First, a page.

If you’re either part of the blogosphere or addicted to it (and The Other Charlotte and I are both), Wednesday was a red-letter day: the launching at a big New York confab of Open Source Media (bookmark it now!), the new bloggers’ consortium that includes many faves of this site. Neither TOC nor I were invited–boo hoo, we’re blogging small-fry!–but the redoubtable La Shawn Barber and the IWF’s own Cathy Seipp were, so we don’t feel too bad. (La Shawn live-blogged the conference, as did Sense of Soot.)

Not surprisingly, most of the best bloggers these days are wingers, and there’s a reason why. Liberals are the Media Elite, and the Media Elite want to remain that way: elite. For years they stood on the pedestals of Big Journalism and lectured the rest of us on how we should think and vote and on what was trendy. Bloggers have knocked them off those pedestals–or stolen their audiences–and they’re running scared.

The fear and loathing of Our Intellectual Betters was never so well expressed as by the appearance of the Ivy-educated New York Times art correspondent Elizabeth Hayt at a confab panel on fashion blogging. Hayt’s main contribution to the panel was to announce, “I hate blogs,” and to declare that she never read them. As blogstress Never teh Bride reported:

“Author and writer Elizabeth Hayt expressed her opinion that, ‘blogging is absurd. It’s a hobby for rich people with too much time on their hands’ just before moving on to ask why blogging is so mean spirited.

There’s nothing “mean-spirited,” of course, about Elizabeth Hayt, author of “I’m No Saint::A Nasty Little Memoir of Loving and Leaving.” According to the reviews, Elizabeth is one of those gals who considers wifehood and motherhood just too stifling (even though she’s a mom), and so decided to embark on a far more interesting life of sex and drugs, even though she was in her ’40s and a wee bit old for the Kate Moss thing. Here’s what Publishers Weekly says:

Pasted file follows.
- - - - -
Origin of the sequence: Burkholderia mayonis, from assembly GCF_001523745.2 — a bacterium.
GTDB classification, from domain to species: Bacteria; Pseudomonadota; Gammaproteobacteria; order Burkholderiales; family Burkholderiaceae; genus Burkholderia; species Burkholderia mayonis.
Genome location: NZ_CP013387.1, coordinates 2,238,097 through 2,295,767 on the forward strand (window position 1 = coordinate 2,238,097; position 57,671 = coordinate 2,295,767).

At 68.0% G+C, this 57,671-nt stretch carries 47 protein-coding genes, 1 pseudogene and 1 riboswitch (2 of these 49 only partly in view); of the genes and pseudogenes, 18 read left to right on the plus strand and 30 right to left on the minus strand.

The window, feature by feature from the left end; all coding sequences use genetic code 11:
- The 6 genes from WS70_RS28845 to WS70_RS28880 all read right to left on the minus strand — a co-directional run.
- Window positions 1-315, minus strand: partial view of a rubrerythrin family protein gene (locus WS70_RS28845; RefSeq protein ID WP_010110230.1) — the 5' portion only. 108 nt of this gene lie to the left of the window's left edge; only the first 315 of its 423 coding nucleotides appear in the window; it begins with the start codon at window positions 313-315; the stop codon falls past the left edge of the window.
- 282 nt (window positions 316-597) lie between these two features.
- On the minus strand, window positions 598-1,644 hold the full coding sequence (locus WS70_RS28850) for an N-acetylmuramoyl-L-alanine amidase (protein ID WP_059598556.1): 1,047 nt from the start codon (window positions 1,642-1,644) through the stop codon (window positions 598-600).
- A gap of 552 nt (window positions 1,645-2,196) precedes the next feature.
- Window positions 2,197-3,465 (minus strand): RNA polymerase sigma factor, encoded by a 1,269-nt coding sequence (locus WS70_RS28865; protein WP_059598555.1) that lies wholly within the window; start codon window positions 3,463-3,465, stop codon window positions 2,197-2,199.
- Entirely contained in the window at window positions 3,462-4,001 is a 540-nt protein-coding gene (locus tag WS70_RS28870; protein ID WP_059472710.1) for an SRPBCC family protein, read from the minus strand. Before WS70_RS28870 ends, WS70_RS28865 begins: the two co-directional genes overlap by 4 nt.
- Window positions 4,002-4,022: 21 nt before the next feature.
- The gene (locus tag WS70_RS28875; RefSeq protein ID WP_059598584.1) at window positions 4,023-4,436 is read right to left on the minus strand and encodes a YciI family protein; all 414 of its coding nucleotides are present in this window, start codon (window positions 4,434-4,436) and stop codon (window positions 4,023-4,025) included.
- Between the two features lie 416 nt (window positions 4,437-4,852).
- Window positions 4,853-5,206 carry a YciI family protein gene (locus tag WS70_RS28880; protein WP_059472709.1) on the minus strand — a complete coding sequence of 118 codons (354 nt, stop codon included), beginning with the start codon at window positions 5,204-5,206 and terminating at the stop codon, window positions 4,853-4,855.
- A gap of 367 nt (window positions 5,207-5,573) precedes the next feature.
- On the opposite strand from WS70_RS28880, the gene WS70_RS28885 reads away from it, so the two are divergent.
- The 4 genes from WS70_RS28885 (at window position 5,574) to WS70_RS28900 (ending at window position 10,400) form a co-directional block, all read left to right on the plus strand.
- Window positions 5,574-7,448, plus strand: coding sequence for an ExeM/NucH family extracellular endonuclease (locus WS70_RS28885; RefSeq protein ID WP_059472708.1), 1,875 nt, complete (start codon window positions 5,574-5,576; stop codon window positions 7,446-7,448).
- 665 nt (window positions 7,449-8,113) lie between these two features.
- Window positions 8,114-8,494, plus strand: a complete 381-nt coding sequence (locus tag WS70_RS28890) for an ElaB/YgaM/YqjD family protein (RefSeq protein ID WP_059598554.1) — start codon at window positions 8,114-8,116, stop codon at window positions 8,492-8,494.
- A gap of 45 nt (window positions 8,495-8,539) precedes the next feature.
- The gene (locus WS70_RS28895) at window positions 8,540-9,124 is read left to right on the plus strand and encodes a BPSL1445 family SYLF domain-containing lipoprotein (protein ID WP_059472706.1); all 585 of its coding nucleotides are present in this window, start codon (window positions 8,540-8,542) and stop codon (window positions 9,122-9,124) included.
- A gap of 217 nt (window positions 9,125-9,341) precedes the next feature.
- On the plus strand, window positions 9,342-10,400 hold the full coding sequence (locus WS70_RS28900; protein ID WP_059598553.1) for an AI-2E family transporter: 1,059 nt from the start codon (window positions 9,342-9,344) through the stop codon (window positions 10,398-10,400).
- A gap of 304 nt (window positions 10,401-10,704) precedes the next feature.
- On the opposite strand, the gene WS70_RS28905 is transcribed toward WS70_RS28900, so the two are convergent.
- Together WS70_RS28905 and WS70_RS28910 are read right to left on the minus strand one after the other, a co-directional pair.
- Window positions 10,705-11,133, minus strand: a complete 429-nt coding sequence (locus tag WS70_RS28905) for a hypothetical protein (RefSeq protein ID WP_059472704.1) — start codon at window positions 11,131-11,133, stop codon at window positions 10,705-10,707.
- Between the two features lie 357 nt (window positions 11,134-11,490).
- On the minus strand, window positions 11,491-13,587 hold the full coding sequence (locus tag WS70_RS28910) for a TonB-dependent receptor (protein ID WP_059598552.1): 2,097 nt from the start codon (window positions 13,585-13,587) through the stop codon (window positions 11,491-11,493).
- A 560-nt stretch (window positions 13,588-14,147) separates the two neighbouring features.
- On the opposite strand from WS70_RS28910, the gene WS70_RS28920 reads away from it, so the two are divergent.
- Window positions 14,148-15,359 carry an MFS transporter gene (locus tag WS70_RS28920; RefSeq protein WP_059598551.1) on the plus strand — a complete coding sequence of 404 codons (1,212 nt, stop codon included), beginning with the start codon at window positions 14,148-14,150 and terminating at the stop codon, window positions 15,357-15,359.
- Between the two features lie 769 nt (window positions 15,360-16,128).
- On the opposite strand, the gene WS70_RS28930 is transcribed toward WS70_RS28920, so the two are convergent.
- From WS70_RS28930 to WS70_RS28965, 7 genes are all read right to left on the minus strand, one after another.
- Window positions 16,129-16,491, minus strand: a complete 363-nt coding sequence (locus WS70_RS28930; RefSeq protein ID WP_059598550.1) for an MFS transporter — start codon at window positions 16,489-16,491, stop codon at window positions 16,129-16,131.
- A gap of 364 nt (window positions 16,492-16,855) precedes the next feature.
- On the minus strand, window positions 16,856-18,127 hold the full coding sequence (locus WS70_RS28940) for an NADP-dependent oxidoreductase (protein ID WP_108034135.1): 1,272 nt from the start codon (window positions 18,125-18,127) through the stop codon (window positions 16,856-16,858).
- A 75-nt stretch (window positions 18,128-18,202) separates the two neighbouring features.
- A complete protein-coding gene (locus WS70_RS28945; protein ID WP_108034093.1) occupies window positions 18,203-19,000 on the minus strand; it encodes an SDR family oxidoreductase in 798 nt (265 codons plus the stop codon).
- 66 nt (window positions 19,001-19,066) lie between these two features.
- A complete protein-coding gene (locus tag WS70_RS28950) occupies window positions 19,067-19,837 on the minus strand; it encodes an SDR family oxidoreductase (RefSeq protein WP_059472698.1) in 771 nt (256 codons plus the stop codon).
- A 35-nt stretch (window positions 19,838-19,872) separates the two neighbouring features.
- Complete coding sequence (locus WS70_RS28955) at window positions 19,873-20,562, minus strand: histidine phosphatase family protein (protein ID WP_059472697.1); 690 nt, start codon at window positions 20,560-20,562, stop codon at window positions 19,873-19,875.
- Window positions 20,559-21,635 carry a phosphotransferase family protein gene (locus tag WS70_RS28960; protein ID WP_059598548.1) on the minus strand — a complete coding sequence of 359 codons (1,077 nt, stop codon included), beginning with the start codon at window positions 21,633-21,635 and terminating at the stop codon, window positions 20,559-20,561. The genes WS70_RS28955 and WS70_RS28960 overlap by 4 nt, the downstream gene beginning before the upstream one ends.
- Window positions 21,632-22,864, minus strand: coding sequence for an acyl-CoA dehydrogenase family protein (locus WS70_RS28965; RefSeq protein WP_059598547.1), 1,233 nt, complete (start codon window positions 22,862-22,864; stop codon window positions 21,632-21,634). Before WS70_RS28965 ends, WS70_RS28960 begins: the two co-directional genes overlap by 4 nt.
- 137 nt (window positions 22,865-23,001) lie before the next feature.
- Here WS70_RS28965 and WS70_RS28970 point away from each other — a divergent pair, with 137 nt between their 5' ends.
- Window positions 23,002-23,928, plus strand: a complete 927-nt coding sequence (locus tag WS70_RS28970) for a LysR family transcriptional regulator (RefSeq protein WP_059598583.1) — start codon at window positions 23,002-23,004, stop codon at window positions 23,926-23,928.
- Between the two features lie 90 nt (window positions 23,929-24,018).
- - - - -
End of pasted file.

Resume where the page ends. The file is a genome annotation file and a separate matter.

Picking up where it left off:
“Now in her mid-40s, the author, who writes for the New York Times, among other publications, considers no detail sacred as she recounts her failed marriage (she was 35 when she and her husband separated; 43 when they finalized the divorce), and her numerous subsequent sex partners, cosmetic surgery and trials as a mother and emerging writer and art critic. While it may be hard for some to respect a person whose activities are fueled not only by desire but also by drugs, Hayt’s honesty about her struggles as a woman who married early without a chance to discover her own path in life will resonate with many…. Luckily for readers, Hayt decided to pursue her dream of writing with a passion she once directed toward her love of excess. This memoir will speak to women who have taken on society’s role as ‘wife, mother, and teacher’ only to feel as though they were ‘passive concessions to someone else’s expectations.'”

You can tell that Elizabeth is having a good time in her new life by noting the happy expression on her face in this photo of her with fellow panelists Kim Weinstein and Kristen Kelly, fashion bloggers both.

The best summing up of  the reactions of the Elizabeth Hayts of this world to the new blogging universe comes from master-shoeblogger Manolo, who participated in the conference via IM and a voice-over by an impersonator of Manolo’s inimitable Eurotrash verbal style:

“For the Manolo the great trend, as he has noted below, it is the democratization of the fashion, and the great strength of the fashion blogging it is that it is part and parcel of the democratizing trends of the age.

“Individuals now have voices that are being heard, and the animus of the Elizabeth Hayt to the blogs perfectly illustrates how this trend it has upset the poobahs and panjandrums, who believe that they alone are entitled to speak to the unwashed masses.

“But, sadly for the Elizabeth the Correspondent and those who are like her, the world it is changing under their feet, and the pride they take in their ignorance and lack of curiosity will not change this.”